From left to right: Tahitian Pearl Multicolor Gem Quality Necklace, Golden South Sea Pearl Celeste Earrings, Akoya Pearl and Diamond Lydia Ring, Peach Freshwater Pearl Gem Quality Bracelet, White South Sea Pearl and Diamond Eva Earrings, Pearls of Joy
On first looking at a pearl, you may not be able to tell if it’s natural or cultured. But there are several differences between these two types of pearls.
First, natural pearls tend to be smaller than cultured pearls. An 8mm natural pearl is considered large while cultured pearls of 12mm size of more are regarded as large.
Second, over the years pearl farming techniques have improved to the extent that the shape and color of cultured pearls can be controlled. So, cultured pearls have more symmetrical shapes and wider range of colors as comped to natural pearls.
Third, natural pearls are made entirely of nacre, which makes them very lustrous. With cultured pearls, especially bead nucleated ones, nacre thickness becomes an important criteria for judging quality. All saltwater cultured pearls are bead-nucleated and if they have thicker nacre layers, the pearls exhibit a sharp and glowing luster. Some types of Freshwater cultured pearls are tissue-nucleated, which results in the entire pearl body being formed from nacre. Therefore, for most people, it’s difficult to tell natural pearls from cultured ones just by looking at them.
Fourth, while natural pearls are generally more expensive as compared to cultured pearls, that may not always be the case. There are many superb, cultured pearls that sell for high prices in the jewelry market.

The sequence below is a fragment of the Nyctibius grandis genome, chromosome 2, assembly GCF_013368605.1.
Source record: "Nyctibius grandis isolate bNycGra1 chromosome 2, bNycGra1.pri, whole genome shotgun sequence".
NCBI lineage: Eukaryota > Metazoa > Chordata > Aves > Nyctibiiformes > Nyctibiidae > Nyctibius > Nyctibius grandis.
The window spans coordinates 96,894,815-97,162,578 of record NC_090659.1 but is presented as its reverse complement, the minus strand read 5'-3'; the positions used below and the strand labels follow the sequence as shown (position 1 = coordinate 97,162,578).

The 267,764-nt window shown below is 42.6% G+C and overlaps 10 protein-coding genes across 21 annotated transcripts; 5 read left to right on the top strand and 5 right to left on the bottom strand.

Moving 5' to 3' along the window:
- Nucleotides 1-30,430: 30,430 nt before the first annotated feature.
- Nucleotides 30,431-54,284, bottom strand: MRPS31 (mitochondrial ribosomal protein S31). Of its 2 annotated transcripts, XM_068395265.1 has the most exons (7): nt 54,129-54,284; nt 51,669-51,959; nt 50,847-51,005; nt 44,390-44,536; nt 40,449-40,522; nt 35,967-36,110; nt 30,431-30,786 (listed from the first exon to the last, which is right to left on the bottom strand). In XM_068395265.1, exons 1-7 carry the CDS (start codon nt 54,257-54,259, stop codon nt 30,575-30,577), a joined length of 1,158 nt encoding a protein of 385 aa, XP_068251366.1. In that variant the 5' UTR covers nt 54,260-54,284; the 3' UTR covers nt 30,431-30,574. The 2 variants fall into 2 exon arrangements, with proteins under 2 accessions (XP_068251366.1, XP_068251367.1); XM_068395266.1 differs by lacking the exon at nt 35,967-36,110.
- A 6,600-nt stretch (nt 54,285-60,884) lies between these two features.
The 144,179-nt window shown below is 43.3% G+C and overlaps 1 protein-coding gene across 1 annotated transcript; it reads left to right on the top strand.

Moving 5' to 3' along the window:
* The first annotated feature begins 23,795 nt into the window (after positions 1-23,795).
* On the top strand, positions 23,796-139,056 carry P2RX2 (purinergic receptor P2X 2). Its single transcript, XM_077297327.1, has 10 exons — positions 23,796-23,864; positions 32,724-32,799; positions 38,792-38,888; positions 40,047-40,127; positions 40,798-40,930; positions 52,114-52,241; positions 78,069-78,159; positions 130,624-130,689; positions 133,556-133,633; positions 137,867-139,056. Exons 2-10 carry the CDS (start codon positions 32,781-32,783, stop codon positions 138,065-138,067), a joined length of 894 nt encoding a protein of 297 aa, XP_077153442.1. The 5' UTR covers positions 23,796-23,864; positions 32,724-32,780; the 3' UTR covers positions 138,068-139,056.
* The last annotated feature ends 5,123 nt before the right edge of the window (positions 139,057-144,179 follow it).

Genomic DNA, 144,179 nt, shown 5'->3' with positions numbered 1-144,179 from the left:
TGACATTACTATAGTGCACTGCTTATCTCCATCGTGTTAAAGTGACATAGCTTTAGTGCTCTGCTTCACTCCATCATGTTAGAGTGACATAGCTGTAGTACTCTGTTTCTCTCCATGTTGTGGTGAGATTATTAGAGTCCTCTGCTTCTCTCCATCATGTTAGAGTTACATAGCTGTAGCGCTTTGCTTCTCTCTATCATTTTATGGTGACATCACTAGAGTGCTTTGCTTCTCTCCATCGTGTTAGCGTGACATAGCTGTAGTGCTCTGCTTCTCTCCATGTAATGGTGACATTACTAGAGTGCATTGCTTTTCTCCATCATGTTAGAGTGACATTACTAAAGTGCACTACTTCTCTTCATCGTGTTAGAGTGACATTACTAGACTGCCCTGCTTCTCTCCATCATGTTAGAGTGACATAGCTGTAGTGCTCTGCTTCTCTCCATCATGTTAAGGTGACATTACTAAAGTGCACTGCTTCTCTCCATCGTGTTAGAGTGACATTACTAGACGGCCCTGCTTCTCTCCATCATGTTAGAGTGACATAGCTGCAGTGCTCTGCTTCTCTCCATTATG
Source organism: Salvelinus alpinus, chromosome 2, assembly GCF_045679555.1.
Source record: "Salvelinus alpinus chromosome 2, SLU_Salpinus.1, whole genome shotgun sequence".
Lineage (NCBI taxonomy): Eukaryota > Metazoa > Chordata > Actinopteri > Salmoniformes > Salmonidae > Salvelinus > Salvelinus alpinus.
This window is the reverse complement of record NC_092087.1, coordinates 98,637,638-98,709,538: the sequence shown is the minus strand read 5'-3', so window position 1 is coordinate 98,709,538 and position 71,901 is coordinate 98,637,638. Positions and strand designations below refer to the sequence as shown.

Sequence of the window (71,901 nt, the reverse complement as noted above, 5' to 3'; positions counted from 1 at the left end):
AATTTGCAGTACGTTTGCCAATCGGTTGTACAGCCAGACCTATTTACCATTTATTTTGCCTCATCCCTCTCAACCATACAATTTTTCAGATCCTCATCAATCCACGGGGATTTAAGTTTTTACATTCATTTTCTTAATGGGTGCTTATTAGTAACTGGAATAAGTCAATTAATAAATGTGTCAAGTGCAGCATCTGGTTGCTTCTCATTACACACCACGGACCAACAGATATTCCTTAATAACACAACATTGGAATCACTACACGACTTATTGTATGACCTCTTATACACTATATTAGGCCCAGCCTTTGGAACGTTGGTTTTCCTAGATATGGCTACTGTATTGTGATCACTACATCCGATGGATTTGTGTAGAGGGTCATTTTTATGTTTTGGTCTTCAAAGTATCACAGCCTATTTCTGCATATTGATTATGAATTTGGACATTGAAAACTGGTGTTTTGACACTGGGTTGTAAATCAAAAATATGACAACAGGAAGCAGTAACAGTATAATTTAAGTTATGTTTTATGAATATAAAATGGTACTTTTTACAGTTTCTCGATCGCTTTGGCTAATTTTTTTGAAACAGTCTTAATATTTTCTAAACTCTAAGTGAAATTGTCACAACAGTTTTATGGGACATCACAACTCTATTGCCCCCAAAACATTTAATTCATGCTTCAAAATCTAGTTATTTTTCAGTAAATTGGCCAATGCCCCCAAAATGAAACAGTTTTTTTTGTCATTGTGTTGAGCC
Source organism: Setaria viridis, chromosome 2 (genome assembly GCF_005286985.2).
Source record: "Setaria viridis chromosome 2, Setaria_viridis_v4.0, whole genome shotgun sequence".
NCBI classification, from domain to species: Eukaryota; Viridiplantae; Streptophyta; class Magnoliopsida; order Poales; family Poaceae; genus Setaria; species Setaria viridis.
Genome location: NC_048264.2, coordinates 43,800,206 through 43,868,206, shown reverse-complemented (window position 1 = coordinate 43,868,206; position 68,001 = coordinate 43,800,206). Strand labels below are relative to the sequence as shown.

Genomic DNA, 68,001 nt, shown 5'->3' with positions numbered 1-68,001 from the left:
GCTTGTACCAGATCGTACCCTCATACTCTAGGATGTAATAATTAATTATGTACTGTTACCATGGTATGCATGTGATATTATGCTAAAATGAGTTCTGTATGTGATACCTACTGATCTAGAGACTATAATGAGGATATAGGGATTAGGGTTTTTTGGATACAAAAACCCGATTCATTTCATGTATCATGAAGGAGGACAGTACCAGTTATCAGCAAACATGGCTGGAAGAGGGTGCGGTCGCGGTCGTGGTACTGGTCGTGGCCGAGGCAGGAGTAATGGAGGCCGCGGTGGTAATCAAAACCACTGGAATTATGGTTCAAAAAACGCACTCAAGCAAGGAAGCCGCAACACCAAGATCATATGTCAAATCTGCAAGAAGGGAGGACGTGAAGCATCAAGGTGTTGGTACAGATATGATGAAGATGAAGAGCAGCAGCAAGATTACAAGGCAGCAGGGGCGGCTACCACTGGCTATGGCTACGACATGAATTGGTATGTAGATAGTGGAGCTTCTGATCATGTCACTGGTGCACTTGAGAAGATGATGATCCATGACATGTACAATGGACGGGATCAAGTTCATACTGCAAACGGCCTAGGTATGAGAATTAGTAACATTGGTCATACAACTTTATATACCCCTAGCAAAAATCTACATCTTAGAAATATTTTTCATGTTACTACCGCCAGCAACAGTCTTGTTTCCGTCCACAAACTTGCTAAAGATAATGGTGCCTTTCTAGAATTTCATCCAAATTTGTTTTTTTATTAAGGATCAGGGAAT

The best way to tell a natural pearl from a cultured one is to have the pearl tested at a gem lab. Many expensive natural pearl jewelry pieces are accompanied with gem lab certificates which describe the natural origin of the pearls, as a result of extensive pearl testing.
PSL Certified Hanadama Akoya Cultured Pearl Necklace, Pearls of Joy
Whenever you are purchasing pearls or pearl jewelry, finding reliable jewelry sellers becomes very important. A trustworthy brand or pearl seller will tell you if the pearls you are purchasing are cultured or natural. Such brands will also be very honest about the quality of the pearls, if they are selling cultured pearls
But the important thing to remember is that both cultured and natural pearls are real pearls.
Before the introduction of cultured pearls through the hard work and foresight of Kokichi Mikimoto, there were only natural pearls. These pearls were often more expensive than diamonds and were treasured over many generations. But when cultured pearls started being sold, the pearl market changed forever.
Today, it’s easier to purchase cultured pearls since they make up more than 90% of the jewelry market. Top quality cultured pearls are exquisite. Their symmetrical shapes, alluring natural colors, strong luster and large sizes make them an eye-catching addition to any jewelry collection. At reputable pearl sellers such as Pearls of Joy, you are sure to find top quality cultured pearls at very budget friendly price points.
Plus, if they are properly cared for, these pearls, just like their natural siblings, can be enjoyed for generations to come.